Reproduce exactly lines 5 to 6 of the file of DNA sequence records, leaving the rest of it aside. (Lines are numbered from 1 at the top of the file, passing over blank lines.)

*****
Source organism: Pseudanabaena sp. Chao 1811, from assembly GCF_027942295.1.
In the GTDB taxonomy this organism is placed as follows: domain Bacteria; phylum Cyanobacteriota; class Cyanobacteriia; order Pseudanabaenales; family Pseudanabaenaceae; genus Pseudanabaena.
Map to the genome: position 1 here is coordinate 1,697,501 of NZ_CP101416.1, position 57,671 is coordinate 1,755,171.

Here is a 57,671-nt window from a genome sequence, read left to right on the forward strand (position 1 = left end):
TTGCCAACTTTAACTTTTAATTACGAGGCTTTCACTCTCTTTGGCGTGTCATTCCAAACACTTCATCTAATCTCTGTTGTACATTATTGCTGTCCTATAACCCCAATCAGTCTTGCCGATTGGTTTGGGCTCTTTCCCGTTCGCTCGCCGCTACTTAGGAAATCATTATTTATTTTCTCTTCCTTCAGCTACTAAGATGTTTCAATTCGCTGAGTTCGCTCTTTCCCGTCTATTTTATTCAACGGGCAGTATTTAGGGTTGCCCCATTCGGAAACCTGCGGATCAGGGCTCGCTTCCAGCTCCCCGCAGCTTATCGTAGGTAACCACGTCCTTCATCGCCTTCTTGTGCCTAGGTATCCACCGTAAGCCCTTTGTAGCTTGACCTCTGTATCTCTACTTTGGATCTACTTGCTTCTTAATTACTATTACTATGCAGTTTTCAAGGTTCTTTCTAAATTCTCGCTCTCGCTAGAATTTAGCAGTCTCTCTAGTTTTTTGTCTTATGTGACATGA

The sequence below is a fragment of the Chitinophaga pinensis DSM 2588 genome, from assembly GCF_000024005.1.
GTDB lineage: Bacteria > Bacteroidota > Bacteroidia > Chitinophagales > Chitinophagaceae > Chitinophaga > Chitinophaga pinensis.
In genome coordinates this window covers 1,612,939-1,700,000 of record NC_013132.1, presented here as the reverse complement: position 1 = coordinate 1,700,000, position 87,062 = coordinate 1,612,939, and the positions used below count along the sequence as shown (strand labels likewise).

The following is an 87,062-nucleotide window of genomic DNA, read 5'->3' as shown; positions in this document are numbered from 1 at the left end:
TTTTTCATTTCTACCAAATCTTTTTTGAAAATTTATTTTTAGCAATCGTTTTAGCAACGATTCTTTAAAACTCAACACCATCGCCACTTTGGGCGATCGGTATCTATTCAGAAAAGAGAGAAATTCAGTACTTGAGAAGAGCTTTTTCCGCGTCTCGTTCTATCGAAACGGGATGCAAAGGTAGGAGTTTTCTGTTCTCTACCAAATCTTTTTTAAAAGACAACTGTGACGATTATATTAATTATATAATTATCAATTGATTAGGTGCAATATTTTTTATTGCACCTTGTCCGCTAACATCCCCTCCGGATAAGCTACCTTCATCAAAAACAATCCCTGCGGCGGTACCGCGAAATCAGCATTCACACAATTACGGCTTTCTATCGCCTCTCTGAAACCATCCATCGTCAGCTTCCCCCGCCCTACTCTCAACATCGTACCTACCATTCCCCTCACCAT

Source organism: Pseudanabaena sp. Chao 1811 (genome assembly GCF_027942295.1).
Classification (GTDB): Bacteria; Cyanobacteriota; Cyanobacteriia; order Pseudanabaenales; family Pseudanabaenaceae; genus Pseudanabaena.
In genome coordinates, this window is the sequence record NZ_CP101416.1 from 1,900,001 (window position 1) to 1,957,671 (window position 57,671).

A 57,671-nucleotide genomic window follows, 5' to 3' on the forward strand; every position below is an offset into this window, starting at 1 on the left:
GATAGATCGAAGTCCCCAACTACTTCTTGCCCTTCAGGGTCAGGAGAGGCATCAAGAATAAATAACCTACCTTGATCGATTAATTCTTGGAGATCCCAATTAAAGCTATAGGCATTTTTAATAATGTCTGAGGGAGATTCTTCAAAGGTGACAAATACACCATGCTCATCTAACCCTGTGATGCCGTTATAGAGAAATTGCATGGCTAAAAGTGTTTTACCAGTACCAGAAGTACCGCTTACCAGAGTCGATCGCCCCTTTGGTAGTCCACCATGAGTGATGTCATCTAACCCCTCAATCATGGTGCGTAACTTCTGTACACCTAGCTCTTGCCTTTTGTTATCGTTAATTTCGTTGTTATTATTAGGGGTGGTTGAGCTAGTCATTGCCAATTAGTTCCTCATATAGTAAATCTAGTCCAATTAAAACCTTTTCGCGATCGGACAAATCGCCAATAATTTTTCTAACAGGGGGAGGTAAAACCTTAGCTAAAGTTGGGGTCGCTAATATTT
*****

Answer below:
TTGCCAACTTTAACTTTTAATTACGAGGCTTTCACTCTCTTTGGCGTGTCATTCCAAACACTTCATCTAATCTCTGTTGTACATTATTGCTGTCCTATAACCCCAATCAGTCTTGCCGATTGGTTTGGGCTCTTTCCCGTTCGCTCGCCGCTACTTAGGAAATCATTATTTATTTTCTCTTCCTTCAGCTACTAAGATGTTTCAATTCGCTGAGTTCGCTCTTTCCCGTCTATTTTATTCAACGGGCAGTATTTAGGGTTGCCCCATTCGGAAACCTGCGGATCAGGGCTCGCTTCCAGCTCCCCGCAGCTTATCGTAGGTAACCACGTCCTTCATCGCCTTCTTGTGCCTAGGTATCCACCGTAAGCCCTTTGTAGCTTGACCTCTGTATCTCTACTTTGGATCTACTTGCTTCTTAATTACTATTACTATGCAGTTTTCAAGGTTCTTTCTAAATTCTCGCTCTCGCTAGAATTTAGCAGTCTCTCTAGTTTTTTGTCTTATGTGACATGA

The sequence below is a fragment of the Chitinophaga pinensis DSM 2588 genome, from assembly GCF_000024005.1.